That said, it’s important to acknowledge that most companies have a lot of work to do. 78% of workers say their company lacks diversity in senior positions, and only 15% of corporate directors believe their companies score “excellent” for recruiting a diverse workforce.

So as you move toward inclusive recruitment, be transparent with your team, stakeholders, and — yes — future interviewees. Keep them well informed about your diversity and inclusion goals, where your company stands, and how you plan to enact change.

6) Lean on inclusive tools to build a diverse workforce

With the right training and policies in place, you’re well on your way to creating lasting change at your company through inclusive recruitment. Technology can take those efforts one step further by minimizing the effect of unconscious bias on your recruiting and hiring practices.

AI-powered recruiting tools like Headstart’s diversity-driven Applicant Matching and Management System can help you find best-fit candidates to build a diverse, inclusive, and talented workforce, without human bias. How? Headstart’s machine learning creates unique candidate-role fit scores — not letting gender, ethnicity, sexual orientation, or age get in the way.

7) Encourage other leaders to take unconscious bias training

83% of corporate directors believe that companies should be doing more to promote gender and racial diversity — and that change has to begin with leadership. 

But how do you convince established senior staff members that their worldview may be obstructing your inclusive recruitment efforts? It starts with unconscious bias training.

Unconscious bias influences your hiring decisions when you judge a candidate — either favorably or unfavorably — based on criteria that are irrelevant to the job. It shows up when we find ourselves sorting resumes into yes and no piles based on the zip code a candidate lives in, what college they attended, and even their name.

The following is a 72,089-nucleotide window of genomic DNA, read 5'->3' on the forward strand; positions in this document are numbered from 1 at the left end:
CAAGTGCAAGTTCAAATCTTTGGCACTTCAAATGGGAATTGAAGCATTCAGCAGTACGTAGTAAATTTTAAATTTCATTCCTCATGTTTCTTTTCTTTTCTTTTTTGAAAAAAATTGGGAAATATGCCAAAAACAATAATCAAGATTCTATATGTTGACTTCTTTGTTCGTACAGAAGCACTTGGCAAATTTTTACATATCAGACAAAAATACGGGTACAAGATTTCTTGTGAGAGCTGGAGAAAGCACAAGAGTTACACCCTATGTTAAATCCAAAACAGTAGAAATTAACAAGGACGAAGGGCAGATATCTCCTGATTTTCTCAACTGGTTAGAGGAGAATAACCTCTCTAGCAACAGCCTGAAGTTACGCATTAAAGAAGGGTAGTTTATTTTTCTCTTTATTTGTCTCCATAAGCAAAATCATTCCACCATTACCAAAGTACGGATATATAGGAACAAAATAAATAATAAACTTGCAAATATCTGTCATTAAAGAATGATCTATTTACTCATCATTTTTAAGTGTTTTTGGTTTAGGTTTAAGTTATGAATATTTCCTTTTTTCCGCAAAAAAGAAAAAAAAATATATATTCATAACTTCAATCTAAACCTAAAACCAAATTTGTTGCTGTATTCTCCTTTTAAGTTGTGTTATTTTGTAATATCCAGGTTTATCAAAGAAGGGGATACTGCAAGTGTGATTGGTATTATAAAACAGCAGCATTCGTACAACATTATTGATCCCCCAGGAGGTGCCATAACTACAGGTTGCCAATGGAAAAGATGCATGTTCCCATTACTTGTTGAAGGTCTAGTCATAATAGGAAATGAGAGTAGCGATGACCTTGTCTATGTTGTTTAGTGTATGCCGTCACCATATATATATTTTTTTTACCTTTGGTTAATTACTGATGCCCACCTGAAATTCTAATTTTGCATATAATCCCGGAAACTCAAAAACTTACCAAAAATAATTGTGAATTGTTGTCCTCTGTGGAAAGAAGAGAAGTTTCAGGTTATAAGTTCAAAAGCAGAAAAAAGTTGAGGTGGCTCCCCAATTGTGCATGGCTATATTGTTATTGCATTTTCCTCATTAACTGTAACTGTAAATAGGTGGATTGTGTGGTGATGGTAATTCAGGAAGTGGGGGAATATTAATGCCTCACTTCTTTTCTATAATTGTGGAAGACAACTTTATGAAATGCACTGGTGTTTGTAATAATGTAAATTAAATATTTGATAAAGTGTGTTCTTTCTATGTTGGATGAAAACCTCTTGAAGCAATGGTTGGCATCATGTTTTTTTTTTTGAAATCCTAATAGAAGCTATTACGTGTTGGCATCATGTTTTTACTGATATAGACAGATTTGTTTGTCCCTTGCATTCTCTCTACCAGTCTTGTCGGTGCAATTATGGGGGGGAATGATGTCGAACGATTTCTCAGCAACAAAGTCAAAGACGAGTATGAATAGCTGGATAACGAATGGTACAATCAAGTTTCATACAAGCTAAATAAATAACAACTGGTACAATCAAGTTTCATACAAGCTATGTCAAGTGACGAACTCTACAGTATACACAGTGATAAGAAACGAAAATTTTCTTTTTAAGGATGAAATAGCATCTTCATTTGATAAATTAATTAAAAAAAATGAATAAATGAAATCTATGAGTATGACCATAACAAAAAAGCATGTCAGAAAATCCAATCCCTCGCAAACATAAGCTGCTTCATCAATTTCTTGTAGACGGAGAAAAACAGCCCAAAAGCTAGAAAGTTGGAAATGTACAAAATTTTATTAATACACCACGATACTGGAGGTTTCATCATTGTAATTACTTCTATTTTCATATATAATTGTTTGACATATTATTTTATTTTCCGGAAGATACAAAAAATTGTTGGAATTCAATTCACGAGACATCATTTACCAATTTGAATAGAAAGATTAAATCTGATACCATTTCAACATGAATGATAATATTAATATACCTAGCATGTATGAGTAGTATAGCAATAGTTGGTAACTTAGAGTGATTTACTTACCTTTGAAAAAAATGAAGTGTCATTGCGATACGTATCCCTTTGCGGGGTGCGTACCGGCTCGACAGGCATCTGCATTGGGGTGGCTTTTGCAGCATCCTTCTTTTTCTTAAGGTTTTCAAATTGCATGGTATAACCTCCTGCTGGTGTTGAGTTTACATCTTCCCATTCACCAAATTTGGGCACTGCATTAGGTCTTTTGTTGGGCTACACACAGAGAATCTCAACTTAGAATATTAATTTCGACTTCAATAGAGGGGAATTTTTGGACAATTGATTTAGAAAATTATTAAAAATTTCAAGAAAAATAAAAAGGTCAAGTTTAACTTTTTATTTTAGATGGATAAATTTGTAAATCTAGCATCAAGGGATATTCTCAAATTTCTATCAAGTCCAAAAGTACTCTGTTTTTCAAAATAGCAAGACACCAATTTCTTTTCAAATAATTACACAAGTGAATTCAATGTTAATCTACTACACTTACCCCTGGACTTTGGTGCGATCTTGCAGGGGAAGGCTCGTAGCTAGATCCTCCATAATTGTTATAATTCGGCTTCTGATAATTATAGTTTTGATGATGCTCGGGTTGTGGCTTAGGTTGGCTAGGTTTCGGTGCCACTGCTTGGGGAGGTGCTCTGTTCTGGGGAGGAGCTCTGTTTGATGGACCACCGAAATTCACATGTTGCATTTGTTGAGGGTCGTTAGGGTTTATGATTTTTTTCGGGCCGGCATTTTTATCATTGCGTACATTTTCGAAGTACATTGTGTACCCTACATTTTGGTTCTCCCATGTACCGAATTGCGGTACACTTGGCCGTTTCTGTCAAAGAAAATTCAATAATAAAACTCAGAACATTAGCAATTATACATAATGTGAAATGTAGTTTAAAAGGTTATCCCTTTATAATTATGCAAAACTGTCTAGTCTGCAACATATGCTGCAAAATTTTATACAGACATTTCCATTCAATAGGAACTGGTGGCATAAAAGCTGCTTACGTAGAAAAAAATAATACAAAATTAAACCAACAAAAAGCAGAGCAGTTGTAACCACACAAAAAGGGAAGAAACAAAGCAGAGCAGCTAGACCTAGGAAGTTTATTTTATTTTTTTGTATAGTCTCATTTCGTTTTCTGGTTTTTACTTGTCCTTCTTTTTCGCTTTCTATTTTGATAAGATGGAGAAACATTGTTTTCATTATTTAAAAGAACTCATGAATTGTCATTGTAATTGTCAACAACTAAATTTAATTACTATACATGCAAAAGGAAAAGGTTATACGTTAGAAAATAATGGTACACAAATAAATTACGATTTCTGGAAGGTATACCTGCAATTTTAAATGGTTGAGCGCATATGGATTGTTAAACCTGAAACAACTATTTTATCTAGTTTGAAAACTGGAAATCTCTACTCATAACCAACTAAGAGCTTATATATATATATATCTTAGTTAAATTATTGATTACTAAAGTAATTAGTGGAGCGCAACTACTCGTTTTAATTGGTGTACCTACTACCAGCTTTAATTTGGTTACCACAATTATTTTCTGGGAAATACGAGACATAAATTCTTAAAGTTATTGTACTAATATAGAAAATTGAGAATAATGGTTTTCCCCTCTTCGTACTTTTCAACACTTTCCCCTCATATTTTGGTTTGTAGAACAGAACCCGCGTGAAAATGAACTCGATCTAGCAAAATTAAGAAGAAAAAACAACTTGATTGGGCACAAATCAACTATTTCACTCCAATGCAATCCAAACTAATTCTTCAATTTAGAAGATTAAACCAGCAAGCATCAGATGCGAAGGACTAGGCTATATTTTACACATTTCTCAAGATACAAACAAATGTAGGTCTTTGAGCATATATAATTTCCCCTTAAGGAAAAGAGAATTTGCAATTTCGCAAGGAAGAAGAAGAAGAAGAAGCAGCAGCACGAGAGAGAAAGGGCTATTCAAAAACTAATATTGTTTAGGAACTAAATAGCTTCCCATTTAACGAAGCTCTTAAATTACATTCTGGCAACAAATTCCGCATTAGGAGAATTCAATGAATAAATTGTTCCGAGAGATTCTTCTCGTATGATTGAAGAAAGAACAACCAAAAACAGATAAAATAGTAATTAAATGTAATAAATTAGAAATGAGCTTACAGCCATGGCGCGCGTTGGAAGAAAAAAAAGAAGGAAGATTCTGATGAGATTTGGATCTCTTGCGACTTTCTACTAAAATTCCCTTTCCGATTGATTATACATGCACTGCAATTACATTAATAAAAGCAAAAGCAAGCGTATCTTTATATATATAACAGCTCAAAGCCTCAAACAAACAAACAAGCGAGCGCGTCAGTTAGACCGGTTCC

Remember: No matter how entrenched these unconscious biases are, they can be trained out.

And there’s not a single organization under the sun that’s entirely immune. 

Big-name companies like Vodafone and KPMG have gone on record to share their stories of unconscious bias in the workplace — overlooking highly-qualified female job candidates, or gender imbalances that “worsened with each step up” the organizational ladder.

For other examples of unconscious bias in the workplace, check out our dedicated blog post on the subject.

But no matter how entrenched these unconscious biases are, they can be trained out. But it’s you, as HR, who’ll need to push for that change.

Pioneering change as an HR team — inclusive recruitment is within your reach

Diversity and Inclusion may feel like an uphill battle at times — and it is. Dismantling, then rebuilding, established recruitment practices won’t happen overnight. 

But in moments of near defeat, remember Martin Luther King Jr., one of the first (and greatest) inclusion champions, said “If you can’t fly, then run. If you can’t run, then walk. If you can’t walk, then crawl. But whatever you do, you have to keep moving forward”

So just keep pushing.